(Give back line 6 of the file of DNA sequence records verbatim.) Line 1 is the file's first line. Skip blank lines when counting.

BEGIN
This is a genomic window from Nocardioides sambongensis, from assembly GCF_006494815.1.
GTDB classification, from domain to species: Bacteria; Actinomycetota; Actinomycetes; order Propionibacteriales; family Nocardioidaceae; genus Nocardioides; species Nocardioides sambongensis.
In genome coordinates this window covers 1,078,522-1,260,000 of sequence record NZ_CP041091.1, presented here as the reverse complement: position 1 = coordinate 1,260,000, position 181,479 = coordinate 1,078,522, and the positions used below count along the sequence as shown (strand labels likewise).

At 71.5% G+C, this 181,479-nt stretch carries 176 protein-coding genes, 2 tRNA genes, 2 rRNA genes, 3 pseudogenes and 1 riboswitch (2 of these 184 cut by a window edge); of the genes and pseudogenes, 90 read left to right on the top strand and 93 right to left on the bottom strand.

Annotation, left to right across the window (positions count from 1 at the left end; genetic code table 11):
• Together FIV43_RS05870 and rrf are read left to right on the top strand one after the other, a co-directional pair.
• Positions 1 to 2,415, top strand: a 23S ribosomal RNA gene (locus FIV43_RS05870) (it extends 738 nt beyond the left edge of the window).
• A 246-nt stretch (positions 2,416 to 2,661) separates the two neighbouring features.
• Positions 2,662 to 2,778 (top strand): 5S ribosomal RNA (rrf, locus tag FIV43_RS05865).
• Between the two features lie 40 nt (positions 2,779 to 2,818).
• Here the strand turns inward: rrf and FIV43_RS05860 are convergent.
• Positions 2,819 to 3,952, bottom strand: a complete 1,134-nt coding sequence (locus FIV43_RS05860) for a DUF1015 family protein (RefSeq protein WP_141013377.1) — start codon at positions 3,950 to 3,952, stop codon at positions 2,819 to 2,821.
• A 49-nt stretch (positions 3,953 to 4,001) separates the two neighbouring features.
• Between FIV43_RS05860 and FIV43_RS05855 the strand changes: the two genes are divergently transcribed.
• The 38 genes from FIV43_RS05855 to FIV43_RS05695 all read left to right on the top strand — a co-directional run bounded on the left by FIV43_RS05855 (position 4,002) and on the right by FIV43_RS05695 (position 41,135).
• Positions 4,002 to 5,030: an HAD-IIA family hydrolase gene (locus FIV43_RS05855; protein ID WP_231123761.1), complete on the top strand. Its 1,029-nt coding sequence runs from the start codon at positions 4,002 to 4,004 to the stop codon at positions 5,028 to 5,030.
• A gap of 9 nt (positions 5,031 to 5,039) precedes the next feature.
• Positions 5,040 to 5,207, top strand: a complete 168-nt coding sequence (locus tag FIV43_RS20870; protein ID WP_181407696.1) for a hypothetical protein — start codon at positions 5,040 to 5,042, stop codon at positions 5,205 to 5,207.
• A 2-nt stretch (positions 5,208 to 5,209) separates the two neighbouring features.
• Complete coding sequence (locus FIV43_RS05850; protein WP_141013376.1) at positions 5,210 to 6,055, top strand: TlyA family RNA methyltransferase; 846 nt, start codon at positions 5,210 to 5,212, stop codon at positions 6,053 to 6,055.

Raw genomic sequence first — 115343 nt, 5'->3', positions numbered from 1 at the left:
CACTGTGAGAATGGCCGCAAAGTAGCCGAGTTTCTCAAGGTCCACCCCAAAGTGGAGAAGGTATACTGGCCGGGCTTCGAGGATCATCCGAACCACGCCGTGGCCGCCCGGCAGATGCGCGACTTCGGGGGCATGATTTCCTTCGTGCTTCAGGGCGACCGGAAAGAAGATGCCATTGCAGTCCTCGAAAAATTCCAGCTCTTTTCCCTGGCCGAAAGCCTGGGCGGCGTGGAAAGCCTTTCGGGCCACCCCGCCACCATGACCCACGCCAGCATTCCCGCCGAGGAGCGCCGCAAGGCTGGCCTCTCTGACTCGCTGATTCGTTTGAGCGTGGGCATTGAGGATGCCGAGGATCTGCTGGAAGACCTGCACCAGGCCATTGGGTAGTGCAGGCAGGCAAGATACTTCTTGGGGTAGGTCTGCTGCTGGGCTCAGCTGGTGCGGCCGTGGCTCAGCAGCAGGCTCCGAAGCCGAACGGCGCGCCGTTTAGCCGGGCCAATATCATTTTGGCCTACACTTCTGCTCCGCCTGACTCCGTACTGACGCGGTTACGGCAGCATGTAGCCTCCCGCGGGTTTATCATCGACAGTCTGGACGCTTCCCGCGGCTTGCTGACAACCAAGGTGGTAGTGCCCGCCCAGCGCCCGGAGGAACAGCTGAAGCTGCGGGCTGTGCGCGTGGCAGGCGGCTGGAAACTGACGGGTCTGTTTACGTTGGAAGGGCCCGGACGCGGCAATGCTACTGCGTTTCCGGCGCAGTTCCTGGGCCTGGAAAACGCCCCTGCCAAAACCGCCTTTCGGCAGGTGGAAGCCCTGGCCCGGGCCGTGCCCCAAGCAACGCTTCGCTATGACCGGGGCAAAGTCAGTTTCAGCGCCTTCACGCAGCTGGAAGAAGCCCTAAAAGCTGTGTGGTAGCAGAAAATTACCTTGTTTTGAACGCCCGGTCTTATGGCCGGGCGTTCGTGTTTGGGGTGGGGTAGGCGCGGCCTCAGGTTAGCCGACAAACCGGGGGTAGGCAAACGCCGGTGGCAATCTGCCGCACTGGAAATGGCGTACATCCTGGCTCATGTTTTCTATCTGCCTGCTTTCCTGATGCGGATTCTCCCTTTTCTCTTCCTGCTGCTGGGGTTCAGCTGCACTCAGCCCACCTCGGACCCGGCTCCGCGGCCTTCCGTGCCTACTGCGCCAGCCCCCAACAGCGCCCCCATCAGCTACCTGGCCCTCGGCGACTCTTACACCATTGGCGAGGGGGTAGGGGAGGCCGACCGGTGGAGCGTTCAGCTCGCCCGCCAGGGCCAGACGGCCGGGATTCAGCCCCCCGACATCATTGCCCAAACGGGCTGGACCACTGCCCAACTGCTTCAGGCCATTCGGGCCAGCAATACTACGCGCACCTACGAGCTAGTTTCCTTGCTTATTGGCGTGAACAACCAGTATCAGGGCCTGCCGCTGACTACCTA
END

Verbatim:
• Together FIV43_RS05870 and rrf are read left to right on the top strand one after the other, a co-directional pair.